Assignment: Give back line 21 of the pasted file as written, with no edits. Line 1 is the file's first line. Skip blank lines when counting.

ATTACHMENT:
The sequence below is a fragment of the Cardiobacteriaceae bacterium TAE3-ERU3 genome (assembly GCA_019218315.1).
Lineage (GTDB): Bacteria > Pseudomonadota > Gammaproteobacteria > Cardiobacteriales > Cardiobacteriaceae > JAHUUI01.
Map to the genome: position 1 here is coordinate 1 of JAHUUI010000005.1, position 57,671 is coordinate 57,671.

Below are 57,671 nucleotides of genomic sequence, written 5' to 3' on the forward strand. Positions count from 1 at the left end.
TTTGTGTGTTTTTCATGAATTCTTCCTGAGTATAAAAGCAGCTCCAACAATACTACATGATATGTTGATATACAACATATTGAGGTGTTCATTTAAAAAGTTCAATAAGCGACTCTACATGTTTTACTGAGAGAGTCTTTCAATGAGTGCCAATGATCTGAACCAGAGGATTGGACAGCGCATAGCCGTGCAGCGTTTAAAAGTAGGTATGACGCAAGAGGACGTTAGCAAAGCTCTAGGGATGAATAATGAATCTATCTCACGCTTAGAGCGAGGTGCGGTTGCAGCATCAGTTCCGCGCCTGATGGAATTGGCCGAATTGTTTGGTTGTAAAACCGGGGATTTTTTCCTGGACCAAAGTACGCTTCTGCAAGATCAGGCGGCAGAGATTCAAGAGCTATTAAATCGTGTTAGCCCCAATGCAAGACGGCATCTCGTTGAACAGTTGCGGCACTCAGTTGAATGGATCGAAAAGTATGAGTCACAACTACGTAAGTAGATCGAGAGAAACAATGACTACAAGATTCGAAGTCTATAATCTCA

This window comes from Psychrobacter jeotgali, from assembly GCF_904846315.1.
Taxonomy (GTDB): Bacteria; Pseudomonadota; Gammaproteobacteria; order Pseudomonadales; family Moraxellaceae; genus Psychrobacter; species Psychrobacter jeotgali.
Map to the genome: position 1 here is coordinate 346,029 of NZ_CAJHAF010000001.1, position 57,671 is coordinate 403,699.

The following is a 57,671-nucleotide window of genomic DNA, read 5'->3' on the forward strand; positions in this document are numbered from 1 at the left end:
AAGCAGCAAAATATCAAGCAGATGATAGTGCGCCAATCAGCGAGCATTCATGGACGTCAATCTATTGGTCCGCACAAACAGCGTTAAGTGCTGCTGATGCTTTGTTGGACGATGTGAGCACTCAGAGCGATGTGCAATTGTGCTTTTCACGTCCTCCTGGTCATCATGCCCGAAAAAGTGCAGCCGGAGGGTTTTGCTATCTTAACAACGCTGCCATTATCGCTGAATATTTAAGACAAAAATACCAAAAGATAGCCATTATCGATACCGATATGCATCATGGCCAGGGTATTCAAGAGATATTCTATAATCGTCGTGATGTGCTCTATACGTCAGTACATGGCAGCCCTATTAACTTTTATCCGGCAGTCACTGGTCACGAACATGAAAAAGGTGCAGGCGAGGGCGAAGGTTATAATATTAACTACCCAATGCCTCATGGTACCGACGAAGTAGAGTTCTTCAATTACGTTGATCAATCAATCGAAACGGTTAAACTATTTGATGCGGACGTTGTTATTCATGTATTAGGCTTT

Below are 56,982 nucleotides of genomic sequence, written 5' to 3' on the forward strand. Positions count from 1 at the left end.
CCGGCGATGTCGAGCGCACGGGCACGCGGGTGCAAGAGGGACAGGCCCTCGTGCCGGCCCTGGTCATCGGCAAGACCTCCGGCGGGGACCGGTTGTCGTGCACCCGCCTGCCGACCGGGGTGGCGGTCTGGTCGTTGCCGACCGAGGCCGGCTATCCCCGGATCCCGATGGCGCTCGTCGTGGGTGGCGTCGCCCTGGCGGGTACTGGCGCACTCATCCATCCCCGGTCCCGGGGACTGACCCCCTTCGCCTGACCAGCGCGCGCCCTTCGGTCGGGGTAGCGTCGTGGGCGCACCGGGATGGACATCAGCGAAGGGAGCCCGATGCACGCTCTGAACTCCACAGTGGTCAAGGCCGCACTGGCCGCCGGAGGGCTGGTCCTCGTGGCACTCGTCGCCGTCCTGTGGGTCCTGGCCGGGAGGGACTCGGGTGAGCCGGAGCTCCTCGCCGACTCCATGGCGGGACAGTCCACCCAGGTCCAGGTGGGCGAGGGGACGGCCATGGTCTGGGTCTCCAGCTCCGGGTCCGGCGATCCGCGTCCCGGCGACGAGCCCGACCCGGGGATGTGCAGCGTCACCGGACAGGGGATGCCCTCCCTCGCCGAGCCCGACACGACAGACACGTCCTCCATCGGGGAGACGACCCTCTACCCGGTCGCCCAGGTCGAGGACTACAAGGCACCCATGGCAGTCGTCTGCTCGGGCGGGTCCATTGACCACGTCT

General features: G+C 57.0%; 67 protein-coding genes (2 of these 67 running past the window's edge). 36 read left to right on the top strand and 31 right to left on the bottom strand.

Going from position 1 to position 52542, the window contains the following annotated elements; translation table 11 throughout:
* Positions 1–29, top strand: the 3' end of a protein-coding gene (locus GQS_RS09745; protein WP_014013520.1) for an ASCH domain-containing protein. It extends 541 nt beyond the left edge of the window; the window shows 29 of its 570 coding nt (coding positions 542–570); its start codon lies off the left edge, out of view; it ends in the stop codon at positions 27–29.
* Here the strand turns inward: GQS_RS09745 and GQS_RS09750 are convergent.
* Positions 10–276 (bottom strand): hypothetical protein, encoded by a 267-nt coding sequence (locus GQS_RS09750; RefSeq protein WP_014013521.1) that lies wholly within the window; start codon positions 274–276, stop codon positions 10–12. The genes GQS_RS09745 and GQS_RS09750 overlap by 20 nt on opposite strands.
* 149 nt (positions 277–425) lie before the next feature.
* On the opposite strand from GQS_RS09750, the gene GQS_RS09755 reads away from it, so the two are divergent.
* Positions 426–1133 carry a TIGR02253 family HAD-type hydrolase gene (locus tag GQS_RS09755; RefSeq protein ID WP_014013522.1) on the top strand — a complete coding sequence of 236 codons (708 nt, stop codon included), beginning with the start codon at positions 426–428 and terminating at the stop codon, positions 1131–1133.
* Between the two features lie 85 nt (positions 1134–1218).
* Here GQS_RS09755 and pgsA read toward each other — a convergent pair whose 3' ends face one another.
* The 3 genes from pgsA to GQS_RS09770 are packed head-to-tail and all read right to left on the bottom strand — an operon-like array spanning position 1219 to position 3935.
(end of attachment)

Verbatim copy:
* Between the two features lie 85 nt (positions 1134–1218).